The ABC has increased security measures at its major Australian offices after threatening phone calls were made to the national broadcaster following a controversial appearance by a former terrorist suspect on one of its programs.
The move to tighten security came after Prime Minster Tony Abbott said on Thursday that the ABC should sack the people responsible for the appearance.
“They compounded the mistake by re-broadcasting the program,” he said on Thursday. “Heads should roll over this.”
In an email to staff at its Sydney Ultimo Centre, the ABC warned that the building would revert to “after-hours” security arrangements, whereby only staff are allowed entry to the building, Fairfax Media has reported.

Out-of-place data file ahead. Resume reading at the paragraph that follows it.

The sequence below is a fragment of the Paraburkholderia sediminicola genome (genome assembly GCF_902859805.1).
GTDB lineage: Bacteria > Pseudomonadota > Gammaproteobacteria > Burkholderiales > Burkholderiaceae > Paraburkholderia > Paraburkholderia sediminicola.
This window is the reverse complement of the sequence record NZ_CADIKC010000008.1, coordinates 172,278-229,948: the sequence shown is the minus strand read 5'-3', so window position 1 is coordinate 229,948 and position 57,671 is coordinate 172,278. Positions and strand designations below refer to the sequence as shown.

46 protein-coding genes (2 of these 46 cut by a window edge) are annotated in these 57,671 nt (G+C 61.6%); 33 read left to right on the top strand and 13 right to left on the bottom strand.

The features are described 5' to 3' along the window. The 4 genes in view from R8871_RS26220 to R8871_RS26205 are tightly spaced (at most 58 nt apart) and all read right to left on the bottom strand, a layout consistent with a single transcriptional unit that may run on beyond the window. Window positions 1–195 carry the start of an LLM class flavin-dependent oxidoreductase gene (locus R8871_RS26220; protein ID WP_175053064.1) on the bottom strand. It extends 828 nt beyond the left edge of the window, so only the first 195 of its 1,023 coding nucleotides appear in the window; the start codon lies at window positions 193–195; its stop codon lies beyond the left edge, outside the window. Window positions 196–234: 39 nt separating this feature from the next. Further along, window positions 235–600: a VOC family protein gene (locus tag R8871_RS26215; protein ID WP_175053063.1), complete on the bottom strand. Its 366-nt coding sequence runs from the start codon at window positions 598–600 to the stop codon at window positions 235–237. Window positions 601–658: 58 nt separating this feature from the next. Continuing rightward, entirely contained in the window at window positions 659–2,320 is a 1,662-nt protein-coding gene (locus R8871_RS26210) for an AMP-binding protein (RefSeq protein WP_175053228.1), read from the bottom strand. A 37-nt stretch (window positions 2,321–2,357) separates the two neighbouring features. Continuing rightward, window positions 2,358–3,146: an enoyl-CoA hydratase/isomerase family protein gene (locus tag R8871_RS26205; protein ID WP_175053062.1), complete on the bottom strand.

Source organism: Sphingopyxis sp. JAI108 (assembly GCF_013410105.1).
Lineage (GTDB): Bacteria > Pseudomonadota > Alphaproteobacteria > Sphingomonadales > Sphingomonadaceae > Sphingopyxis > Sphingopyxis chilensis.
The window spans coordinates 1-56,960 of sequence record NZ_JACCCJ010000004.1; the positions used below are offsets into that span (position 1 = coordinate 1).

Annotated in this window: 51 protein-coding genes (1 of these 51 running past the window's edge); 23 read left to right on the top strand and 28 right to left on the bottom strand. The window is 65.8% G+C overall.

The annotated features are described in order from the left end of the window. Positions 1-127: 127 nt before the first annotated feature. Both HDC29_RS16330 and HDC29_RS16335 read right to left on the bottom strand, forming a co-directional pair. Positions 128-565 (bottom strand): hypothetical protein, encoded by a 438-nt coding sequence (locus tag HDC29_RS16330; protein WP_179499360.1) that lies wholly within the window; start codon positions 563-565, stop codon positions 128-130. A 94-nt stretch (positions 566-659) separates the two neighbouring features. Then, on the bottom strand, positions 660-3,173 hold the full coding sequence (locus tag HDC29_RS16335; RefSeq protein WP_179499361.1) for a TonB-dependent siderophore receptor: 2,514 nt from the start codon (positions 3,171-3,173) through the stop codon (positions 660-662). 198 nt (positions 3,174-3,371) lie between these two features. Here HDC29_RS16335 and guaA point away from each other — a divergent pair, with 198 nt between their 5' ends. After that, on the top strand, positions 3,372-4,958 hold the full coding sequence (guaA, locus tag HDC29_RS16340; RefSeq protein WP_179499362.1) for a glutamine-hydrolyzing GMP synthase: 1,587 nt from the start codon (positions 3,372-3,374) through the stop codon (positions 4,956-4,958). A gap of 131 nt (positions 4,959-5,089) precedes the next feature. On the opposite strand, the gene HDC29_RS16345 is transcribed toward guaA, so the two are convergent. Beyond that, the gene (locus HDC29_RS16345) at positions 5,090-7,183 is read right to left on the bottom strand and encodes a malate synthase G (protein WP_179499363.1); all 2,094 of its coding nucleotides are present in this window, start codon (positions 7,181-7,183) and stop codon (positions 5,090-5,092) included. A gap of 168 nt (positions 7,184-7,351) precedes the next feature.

“There have been a number of threatening phone calls,” an ABC spokesman told Fairfax Media, confirming new security arrangements.
The spokesman said the ABC received more than 1000 phone calls about the decision to allow the former terror suspect Zaky Mallah onto the Q&A program, describing the security measures as “precautionary”.
On Thursday, Mr Abbott announced he had ordered an “urgent government inquiry” into the live appearance, unsatisfied that the ABC’s internal inquiry into the show would be sufficient.
ABC managing director Mark Scott said on Thursday the ABC would co-operate with the inquiry – and had already launched one of its own into Q&A – and rejected any suggestion the network might be aiding terrorists through some of its editorial decisions.
“The ABC is clearly Australian, it’s on the side of Australia,” Mr Scott told an audience of public affairs specialists in Melbourne on Thursday night.
“The A in ABC is for Australian.”